It might be amusing to take the viewpoint of the fictitious average office worker who would never dream of using a fountain pen (heaven forfend!) and probably has little idea of what one is, beyond the notion that it involves a bottle of ink, a thing that is a catastrophic accident waiting to happen, for the clumsy among us.
The other things he may have heard are that fountain pens are prone to leaking and also supplying blots, especially at the bottom of a page of otherwise blameless text. Unlike the reliable and trustworthy Crystal Bic, the fountain pen cannot be casually cast aside but must be capped and laid down gently. How inconvenient!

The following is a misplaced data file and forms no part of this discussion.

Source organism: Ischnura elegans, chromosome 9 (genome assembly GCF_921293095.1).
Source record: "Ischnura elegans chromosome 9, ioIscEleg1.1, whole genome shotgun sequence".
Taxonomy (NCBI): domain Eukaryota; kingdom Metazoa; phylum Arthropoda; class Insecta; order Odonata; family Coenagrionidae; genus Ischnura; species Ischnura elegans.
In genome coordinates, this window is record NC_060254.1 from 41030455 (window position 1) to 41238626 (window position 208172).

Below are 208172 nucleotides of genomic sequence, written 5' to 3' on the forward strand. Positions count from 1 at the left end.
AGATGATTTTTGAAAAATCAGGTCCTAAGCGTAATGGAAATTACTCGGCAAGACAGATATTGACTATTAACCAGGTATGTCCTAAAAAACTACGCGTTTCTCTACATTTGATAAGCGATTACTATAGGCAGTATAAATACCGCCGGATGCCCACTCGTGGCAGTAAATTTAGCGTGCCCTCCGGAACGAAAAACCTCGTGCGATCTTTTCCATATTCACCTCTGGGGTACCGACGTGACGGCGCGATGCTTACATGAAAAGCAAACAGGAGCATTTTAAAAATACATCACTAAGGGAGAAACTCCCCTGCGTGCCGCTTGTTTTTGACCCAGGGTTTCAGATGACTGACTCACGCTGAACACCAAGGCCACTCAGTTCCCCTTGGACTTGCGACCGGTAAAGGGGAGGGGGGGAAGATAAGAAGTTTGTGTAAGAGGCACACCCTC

The fact that the fountain pen is not held at the wrist-wrenching angle of the ballpoint is unknown to him and would not be understood if it were to be brought to his attention. Line variation is neither here nor there. If the ballpoint doesn’t do it, it’s of no consequence. In any case, if you want to be fancy there are gel pens and nylon tips. No need to be fussing with the inconvenience of a fountain pen.
Of course all of the above is myth rather than fact or generalisation from an occasional incident but I’m sure they are commonly-held beliefs.
The dear old queen is gone from us. She used a fountain pen to sign documents and there has been much discussion about which fountain pen she used. I imagine she had all the fountain pens she might have wanted and used whatever came to hand. Her father had a fondness for Wyverns and used a couple of crocodile-skin-covered ones. And what of King Charles III? Is he a fountain pen user? Time will tell.